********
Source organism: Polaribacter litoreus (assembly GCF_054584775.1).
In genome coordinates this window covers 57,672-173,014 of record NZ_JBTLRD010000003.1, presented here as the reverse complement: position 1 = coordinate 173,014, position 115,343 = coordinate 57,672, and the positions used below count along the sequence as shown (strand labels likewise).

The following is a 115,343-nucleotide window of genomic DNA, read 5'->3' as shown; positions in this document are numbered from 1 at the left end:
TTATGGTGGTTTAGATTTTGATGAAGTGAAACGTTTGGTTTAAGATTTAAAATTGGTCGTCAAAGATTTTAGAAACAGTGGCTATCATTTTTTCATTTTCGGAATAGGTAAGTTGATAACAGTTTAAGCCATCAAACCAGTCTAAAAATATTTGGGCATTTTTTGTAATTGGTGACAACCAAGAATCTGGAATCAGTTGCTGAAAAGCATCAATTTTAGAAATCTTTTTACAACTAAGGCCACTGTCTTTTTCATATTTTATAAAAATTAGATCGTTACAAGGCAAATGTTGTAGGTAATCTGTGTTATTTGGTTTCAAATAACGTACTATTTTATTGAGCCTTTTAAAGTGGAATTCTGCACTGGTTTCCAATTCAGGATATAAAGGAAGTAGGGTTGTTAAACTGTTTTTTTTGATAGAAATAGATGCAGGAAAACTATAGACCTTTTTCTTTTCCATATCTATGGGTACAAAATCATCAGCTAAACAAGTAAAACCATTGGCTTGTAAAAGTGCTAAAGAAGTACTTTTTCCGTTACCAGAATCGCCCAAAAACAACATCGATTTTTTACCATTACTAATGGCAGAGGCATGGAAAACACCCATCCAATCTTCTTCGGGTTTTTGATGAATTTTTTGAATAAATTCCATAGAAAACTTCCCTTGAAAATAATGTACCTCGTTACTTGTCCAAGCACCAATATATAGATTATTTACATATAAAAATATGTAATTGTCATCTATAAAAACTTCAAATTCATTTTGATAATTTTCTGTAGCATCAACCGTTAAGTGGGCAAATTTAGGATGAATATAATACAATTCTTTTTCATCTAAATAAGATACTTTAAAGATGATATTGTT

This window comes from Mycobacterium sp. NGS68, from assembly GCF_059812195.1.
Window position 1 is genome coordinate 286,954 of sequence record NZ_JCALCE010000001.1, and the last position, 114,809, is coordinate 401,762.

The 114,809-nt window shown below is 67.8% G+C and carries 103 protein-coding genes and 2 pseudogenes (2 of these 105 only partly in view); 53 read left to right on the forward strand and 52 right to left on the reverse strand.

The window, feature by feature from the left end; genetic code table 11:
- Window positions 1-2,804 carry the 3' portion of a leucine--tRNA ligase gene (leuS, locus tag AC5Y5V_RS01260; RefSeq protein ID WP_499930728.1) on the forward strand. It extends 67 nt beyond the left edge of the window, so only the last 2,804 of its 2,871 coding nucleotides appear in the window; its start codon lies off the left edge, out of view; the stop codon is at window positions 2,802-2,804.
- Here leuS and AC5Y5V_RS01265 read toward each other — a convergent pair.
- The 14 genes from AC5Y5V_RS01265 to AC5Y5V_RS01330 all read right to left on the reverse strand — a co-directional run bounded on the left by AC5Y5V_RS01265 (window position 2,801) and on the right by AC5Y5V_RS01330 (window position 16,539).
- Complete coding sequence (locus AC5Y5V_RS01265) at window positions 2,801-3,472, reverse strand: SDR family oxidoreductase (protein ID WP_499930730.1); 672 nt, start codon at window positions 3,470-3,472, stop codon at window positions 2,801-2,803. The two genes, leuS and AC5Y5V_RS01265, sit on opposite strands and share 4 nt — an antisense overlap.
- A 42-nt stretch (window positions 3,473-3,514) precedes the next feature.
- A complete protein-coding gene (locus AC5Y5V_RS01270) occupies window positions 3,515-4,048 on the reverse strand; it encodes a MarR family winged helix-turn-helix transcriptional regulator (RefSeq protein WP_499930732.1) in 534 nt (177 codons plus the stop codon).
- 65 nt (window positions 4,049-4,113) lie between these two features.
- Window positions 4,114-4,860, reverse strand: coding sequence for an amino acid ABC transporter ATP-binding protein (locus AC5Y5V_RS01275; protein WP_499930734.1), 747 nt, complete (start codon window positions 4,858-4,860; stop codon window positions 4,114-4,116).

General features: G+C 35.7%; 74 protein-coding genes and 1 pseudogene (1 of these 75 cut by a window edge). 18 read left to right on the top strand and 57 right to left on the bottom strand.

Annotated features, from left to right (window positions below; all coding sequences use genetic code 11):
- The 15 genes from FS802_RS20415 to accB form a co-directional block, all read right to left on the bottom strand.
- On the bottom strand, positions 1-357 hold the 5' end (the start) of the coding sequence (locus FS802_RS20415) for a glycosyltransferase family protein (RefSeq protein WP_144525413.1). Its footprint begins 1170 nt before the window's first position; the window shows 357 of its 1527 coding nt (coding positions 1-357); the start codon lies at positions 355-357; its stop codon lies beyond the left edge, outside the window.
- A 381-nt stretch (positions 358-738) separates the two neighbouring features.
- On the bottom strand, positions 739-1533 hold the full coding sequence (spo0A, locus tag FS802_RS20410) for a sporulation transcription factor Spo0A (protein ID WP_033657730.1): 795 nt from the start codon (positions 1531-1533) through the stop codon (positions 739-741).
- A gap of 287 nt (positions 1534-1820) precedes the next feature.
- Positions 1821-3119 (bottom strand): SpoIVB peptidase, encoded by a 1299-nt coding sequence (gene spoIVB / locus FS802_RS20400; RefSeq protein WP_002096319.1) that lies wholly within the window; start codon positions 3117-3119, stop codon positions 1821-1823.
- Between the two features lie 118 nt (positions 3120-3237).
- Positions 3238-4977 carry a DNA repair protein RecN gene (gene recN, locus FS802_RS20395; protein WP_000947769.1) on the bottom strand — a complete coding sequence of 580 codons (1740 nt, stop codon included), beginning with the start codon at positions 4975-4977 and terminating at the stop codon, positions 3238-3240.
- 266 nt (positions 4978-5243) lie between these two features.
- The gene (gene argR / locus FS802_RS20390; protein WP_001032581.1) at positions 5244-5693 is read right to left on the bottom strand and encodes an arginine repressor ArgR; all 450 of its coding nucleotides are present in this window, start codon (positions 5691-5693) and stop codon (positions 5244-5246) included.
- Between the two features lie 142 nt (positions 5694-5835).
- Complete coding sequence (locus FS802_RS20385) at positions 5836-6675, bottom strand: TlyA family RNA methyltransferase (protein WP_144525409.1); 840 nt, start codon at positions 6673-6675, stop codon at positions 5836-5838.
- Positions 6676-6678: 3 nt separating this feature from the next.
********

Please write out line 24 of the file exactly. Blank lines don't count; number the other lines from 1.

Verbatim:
- Positions 1821-3119 (bottom strand): SpoIVB peptidase, encoded by a 1299-nt coding sequence (gene spoIVB / locus FS802_RS20400; RefSeq protein WP_002096319.1) that lies wholly within the window; start codon positions 3117-3119, stop codon positions 1821-1823.